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Rushdie's 'Midnight's Children' in Secret Filming

Under a cloak of secrecy, the first film adaptation of controversial author Salman Rushdie's celebrated novel "Midnight's Children" has finished shooting in Sri Lanka.

Canadian director Deepa Mehta chose the South Asian island as a location instead of India or Pakistan, where the book is set, to avoid problems with religious fundamentalists.

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Cannes Honors Egypt as Revolt Film premieres

The blood and teargas of Arab revolts filled the screen at Cannes on Wednesday, as the controversial film "18 Days" premiered during a day honoring Egypt and its revolution.

The film, consisting of 10 shorts by different directors, covers the popular revolt that began on January 25 and led up to the fall of president Hosni Mubarak's regime after more than 30 years in power but left around 1,000 dead.

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Schwarzenegger Admits Fathering Lovechild

Movie megastar and former U.S. governor Arnold Schwarzenegger said Tuesday his wife Maria Shriver separated from him after he admitted to fathering a child with a member of the household staff.

"After leaving the governor's office I told my wife about this event, which occurred over a decade ago," Schwarzenegger, 63, said in the statement to the Los Angeles Times.

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Lady Gaga First to Reach 10 Million Followers on Twitter

Pop diva Lady Gaga has become the first person with more than 10 million followers on Twitter.

"@ladygaga just reached 10 million. Wow!" the San Francisco-based micro-blogging service said in a "tweet" on Monday.

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Pink Floyd's Dark Side Of The Moon 'Best Album Cover'

Pink Floyd's sleeve for the classic Dark Side Of The Moon has been named the greatest album cover of all time in a survey by British music website MusicRadar.com.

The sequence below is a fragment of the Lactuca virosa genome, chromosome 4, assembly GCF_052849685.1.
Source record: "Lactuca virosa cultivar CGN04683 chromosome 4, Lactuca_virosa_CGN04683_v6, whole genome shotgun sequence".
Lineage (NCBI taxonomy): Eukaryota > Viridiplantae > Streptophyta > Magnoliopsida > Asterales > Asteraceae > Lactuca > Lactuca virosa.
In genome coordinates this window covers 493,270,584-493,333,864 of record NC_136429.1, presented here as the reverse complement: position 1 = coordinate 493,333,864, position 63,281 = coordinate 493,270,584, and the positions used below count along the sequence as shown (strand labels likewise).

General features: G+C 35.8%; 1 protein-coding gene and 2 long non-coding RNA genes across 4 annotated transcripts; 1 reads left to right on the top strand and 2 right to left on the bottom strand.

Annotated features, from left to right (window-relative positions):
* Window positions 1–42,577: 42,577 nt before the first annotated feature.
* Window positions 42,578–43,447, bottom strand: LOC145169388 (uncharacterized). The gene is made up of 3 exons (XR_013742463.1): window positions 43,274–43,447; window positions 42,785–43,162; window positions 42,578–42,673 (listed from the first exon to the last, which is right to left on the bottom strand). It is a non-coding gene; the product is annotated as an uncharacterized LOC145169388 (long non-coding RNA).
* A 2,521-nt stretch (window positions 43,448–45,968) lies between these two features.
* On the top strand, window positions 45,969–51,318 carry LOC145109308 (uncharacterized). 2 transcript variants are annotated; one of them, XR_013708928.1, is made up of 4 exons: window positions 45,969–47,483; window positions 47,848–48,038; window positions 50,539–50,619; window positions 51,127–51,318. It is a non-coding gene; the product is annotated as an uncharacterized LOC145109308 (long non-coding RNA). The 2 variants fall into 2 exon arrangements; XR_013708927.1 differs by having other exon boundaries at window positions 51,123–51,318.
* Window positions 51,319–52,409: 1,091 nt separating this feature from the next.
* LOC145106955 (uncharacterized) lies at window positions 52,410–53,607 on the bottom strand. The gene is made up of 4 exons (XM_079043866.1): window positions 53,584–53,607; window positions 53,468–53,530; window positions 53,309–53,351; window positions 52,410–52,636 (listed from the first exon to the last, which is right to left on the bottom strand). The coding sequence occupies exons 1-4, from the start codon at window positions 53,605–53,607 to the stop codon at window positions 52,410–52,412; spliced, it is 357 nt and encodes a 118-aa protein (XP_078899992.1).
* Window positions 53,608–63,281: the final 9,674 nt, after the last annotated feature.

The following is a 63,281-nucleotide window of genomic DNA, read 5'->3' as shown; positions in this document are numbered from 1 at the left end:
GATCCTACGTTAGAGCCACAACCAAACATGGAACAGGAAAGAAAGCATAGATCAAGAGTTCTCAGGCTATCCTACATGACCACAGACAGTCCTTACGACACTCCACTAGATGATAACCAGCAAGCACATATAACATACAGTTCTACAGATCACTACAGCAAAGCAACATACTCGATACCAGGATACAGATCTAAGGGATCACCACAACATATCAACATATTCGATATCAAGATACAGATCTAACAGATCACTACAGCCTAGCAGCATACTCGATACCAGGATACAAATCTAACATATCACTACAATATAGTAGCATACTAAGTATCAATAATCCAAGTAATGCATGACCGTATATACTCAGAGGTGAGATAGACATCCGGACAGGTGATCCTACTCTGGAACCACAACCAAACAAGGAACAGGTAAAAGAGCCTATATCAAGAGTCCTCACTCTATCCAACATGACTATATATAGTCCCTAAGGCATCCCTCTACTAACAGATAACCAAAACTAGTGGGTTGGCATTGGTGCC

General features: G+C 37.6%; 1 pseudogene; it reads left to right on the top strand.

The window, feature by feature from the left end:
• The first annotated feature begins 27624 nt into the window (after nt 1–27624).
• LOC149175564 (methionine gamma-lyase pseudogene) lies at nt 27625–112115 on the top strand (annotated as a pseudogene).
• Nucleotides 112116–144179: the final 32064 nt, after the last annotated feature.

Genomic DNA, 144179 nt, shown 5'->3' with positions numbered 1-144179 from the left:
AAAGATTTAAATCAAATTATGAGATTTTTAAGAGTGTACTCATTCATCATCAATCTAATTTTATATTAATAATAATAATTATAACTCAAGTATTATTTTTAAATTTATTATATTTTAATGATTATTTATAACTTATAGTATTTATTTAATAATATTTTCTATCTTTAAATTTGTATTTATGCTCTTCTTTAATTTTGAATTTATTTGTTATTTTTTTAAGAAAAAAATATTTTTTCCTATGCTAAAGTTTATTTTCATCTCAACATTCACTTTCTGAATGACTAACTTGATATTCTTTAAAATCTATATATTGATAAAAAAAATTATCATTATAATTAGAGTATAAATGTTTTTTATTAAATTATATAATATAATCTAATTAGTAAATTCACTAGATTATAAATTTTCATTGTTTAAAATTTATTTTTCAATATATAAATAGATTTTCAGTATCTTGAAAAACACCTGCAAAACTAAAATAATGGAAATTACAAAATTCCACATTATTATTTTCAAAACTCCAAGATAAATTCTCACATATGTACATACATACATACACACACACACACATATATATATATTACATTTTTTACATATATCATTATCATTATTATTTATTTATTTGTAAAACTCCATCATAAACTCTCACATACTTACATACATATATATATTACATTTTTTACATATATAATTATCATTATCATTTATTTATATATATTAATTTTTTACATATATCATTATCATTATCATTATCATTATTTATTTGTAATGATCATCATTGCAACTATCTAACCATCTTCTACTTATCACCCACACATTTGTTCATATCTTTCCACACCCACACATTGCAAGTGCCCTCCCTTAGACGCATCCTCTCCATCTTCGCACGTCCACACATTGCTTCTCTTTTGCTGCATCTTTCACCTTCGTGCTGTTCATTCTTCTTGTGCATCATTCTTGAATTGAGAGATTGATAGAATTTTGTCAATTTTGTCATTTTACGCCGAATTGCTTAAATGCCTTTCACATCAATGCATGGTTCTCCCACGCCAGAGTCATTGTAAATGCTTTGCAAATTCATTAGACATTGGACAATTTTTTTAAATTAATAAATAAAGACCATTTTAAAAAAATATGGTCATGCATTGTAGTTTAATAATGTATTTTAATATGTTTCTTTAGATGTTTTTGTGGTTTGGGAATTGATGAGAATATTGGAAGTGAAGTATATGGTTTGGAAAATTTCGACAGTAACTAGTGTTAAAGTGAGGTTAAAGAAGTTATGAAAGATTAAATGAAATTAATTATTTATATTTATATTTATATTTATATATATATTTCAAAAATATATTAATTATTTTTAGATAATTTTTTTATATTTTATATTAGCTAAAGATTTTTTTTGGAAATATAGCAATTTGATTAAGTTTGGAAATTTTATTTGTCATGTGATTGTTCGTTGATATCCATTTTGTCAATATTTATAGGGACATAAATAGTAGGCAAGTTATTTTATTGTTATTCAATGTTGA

The image - featuring a ray of white light being split by a prism - triumphed over artwork for releases by acts such as The Beatles and The Clash.

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Mexico Town's Mutant Pointy Boots Create a Craze

The customer known only as "Cesar of Huizache" had an odd request for shoemaker Dario Calderon: He showed him a cell-phone photo of a sequined cowboy boot with pointy toes so long, they curled up toward the knees. He wanted a pair, but with longer toes.

"I thought 'What's up with this dude?'" Calderon said at his shop in Matehuala, a northeastern Mexican city of farmers and cattle ranchers accustomed to a more stoic cowboy look. The boot in the photo measured 60 centimeters (23 inches) "but we made him a pair that were 90 centimeters (35 inches) long."

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Seoul Bans Fur in Fendi Fashion Show

South Korea's capital city has told Italian fashion house Fendi to remove all fur items from a show of its fall/winter collection due to complaints from animal rights groups, officials said Monday.

"We have received complaints from animal rights activists and saw negative public opinion on the Internet... we can't let such a controversial thing be staged at a public property," a spokesman for the city government told Agence France Presse.

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NBC Bets on ‘Playboy Club’ for ‘Bigger and Broader’ Come Back

NBC is betting on the Playboy club, Chelsea Handler and a raft of romantic comedies among the dozen new series it has ordered in its latest attempt to come back from a long slump that has made it television's fourth-place broadcast network.

The network outlined its fall plans on Sunday, opening a hectic week in which broadcasters unveil their fall schedules to advertisers in hopes they will make multimillion dollar commitments to buy commercials. It was the first new schedule formulated by NBC Entertainment Chairman Bob Greenblatt, appointed when Comcast took over NBC Universal.

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Berlin Orchestra Breaks With Salzburg Festival

Berlin's Philharmonic Orchestra is ending a 45-year association with the Salzburg Easter Festival from 2013 after a dispute over the number of opera performances it can put on.

Festival director Peter Alward said in a statement Saturday that it had not been possible to meet a demand from the orchestra headed by Sir Simon Rattle to stage four performances instead of two.

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Arab Auteurs Go Global at Cannes After Revolt Chaos

Riding the wave of the Arab Spring, Egyptian film star Khaled Abol Naga and his international backers have launched a revolutionary bid to bring quality Arab cinema to the global market.

Kicking off at the Cannes film festival, Pacha Pictures aims to be the place to go for Arab "auteur" cinema, for which Abol Naga and his French and Lebanese partners say there is huge demand and little supply. Until now.

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